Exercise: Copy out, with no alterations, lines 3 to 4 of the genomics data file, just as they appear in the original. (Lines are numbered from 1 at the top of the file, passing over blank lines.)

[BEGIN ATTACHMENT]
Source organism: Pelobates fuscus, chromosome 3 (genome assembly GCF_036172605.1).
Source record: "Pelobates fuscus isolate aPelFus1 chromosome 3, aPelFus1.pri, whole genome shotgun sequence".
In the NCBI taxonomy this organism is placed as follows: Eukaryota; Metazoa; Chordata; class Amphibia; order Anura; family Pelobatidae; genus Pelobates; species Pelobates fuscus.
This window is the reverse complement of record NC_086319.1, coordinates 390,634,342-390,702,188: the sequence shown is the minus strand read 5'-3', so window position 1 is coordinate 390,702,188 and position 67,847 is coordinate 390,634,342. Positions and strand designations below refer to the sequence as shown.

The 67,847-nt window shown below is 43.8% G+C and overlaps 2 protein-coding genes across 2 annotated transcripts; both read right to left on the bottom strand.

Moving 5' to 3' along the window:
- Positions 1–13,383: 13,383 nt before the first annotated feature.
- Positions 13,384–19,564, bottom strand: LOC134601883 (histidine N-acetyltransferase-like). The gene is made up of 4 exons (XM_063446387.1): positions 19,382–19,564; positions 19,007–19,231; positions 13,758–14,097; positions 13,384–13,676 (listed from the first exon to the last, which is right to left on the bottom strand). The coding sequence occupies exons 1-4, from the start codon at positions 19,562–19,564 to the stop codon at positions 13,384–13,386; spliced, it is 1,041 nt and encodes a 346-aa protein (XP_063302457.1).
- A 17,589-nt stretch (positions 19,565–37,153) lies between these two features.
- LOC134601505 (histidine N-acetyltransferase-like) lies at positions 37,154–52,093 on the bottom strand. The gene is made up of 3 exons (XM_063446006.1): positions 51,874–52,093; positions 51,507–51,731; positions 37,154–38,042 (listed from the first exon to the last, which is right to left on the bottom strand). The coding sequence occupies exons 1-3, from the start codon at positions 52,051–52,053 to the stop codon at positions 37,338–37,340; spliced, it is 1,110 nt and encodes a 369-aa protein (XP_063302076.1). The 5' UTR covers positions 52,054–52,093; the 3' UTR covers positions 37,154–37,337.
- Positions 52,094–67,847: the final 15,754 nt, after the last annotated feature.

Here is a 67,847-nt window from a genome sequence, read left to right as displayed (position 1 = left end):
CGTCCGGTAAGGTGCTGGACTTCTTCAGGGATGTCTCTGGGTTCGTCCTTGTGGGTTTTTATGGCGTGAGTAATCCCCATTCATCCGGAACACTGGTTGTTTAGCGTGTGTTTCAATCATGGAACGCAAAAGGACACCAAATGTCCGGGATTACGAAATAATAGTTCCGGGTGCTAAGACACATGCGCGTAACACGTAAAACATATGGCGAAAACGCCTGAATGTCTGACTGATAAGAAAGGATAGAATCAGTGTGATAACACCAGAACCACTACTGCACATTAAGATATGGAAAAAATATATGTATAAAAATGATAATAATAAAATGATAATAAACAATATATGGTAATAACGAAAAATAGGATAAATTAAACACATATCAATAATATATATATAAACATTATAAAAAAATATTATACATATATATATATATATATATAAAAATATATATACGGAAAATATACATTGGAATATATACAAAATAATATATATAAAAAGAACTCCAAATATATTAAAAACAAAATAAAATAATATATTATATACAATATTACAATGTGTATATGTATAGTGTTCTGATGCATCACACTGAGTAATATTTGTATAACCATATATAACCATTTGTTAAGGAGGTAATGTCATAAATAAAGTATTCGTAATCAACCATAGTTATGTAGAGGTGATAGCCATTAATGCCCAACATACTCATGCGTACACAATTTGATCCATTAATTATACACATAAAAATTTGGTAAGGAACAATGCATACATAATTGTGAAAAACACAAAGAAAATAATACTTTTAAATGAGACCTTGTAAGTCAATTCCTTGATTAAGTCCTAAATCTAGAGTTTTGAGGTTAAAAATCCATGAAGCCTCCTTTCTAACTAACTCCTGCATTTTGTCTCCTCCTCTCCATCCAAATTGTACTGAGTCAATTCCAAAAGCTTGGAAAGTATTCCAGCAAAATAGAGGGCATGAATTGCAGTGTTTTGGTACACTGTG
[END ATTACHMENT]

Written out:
In the NCBI taxonomy this organism is placed as follows: Eukaryota; Metazoa; Chordata; class Amphibia; order Anura; family Pelobatidae; genus Pelobates; species Pelobates fuscus.
This window is the reverse complement of record NC_086319.1, coordinates 390,634,342-390,702,188: the sequence shown is the minus strand read 5'-3', so window position 1 is coordinate 390,702,188 and position 67,847 is coordinate 390,634,342. Positions and strand designations below refer to the sequence as shown.